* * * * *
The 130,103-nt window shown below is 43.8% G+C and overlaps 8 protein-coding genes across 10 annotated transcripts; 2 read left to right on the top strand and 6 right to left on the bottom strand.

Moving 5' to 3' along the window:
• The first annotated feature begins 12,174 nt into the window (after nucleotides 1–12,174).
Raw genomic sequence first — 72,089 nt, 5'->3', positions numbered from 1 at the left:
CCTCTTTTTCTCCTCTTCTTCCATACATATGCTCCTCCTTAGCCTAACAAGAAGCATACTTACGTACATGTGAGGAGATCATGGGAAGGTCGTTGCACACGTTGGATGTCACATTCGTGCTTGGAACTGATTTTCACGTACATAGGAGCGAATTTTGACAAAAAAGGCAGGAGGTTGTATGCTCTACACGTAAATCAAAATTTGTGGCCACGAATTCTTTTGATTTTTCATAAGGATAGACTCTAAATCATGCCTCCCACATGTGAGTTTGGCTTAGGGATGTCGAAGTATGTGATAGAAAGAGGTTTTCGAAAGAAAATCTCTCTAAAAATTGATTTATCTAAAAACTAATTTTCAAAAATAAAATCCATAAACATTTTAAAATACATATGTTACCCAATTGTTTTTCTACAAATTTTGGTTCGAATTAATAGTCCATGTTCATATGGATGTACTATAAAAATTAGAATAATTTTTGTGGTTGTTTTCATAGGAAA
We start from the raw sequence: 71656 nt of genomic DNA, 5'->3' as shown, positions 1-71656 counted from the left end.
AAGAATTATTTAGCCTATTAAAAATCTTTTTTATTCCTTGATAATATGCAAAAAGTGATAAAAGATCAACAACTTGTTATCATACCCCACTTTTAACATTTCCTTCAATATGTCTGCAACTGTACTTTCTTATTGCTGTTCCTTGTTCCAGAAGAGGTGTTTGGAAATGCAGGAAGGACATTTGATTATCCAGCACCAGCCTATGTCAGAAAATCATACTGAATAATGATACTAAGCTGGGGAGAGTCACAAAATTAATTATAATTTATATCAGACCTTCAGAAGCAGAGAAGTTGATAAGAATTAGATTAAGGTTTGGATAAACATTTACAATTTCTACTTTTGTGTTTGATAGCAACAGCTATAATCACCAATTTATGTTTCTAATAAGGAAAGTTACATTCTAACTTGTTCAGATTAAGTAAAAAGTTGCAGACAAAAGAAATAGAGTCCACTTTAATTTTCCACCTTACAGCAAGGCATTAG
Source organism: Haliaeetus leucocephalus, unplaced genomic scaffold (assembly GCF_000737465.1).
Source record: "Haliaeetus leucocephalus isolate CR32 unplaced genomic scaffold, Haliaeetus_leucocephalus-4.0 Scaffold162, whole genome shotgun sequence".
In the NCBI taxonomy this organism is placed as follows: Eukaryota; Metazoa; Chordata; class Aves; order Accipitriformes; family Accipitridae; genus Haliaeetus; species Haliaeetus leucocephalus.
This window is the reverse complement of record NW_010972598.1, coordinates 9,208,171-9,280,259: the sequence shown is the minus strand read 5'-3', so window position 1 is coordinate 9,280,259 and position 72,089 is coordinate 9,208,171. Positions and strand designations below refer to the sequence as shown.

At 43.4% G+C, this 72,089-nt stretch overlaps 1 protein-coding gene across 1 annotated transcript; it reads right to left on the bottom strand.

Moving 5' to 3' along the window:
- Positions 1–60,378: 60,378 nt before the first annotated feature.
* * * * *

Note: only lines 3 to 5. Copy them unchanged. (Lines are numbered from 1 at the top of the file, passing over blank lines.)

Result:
• The first annotated feature begins 12,174 nt into the window (after nucleotides 1–12,174).
Raw genomic sequence first — 72,089 nt, 5'->3', positions numbered from 1 at the left:
CCTCTTTTTCTCCTCTTCTTCCATACATATGCTCCTCCTTAGCCTAACAAGAAGCATACTTACGTACATGTGAGGAGATCATGGGAAGGTCGTTGCACACGTTGGATGTCACATTCGTGCTTGGAACTGATTTTCACGTACATAGGAGCGAATTTTGACAAAAAAGGCAGGAGGTTGTATGCTCTACACGTAAATCAAAATTTGTGGCCACGAATTCTTTTGATTTTTCATAAGGATAGACTCTAAATCATGCCTCCCACATGTGAGTTTGGCTTAGGGATGTCGAAGTATGTGATAGAAAGAGGTTTTCGAAAGAAAATCTCTCTAAAAATTGATTTATCTAAAAACTAATTTTCAAAAATAAAATCCATAAACATTTTAAAATACATATGTTACCCAATTGTTTTTCTACAAATTTTGGTTCGAATTAATAGTCCATGTTCATATGGATGTACTATAAAAATTAGAATAATTTTTGTGGTTGTTTTCATAGGAAA